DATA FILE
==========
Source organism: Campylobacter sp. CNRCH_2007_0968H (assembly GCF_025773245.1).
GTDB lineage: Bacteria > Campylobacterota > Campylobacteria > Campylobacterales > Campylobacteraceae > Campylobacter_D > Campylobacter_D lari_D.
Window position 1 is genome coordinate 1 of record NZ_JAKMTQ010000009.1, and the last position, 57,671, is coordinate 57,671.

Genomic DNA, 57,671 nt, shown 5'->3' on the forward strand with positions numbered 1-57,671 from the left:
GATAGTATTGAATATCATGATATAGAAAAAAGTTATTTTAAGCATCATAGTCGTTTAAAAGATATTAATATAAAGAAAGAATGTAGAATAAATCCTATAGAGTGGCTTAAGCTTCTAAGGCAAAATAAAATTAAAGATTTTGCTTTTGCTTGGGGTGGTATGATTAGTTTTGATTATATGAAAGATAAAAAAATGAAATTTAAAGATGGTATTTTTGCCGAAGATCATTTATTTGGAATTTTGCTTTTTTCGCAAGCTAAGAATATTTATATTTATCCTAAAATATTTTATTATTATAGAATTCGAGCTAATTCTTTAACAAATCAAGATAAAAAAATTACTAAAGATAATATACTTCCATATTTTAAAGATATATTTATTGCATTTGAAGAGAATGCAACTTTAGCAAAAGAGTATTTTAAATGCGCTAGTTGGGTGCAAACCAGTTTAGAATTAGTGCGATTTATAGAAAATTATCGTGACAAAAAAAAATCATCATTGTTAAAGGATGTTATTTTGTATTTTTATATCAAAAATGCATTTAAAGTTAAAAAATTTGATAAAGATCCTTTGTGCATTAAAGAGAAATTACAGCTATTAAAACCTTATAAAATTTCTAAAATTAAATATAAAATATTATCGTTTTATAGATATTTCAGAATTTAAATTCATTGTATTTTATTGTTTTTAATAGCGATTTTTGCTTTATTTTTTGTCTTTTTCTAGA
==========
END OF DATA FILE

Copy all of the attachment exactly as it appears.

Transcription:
Source organism: Campylobacter sp. CNRCH_2007_0968H (assembly GCF_025773245.1).
GTDB lineage: Bacteria > Campylobacterota > Campylobacteria > Campylobacterales > Campylobacteraceae > Campylobacter_D > Campylobacter_D lari_D.
Window position 1 is genome coordinate 1 of record NZ_JAKMTQ010000009.1, and the last position, 57,671, is coordinate 57,671.

Genomic DNA, 57,671 nt, shown 5'->3' on the forward strand with positions numbered 1-57,671 from the left:
GATAGTATTGAATATCATGATATAGAAAAAAGTTATTTTAAGCATCATAGTCGTTTAAAAGATATTAATATAAAGAAAGAATGTAGAATAAATCCTATAGAGTGGCTTAAGCTTCTAAGGCAAAATAAAATTAAAGATTTTGCTTTTGCTTGGGGTGGTATGATTAGTTTTGATTATATGAAAGATAAAAAAATGAAATTTAAAGATGGTATTTTTGCCGAAGATCATTTATTTGGAATTTTGCTTTTTTCGCAAGCTAAGAATATTTATATTTATCCTAAAATATTTTATTATTATAGAATTCGAGCTAATTCTTTAACAAATCAAGATAAAAAAATTACTAAAGATAATATACTTCCATATTTTAAAGATATATTTATTGCATTTGAAGAGAATGCAACTTTAGCAAAAGAGTATTTTAAATGCGCTAGTTGGGTGCAAACCAGTTTAGAATTAGTGCGATTTATAGAAAATTATCGTGACAAAAAAAAATCATCATTGTTAAAGGATGTTATTTTGTATTTTTATATCAAAAATGCATTTAAAGTTAAAAAATTTGATAAAGATCCTTTGTGCATTAAAGAGAAATTACAGCTATTAAAACCTTATAAAATTTCTAAAATTAAATATAAAATATTATCGTTTTATAGATATTTCAGAATTTAAATTCATTGTATTTTATTGTTTTTAATAGCGATTTTTGCTTTATTTTTTGTCTTTTTCTAGA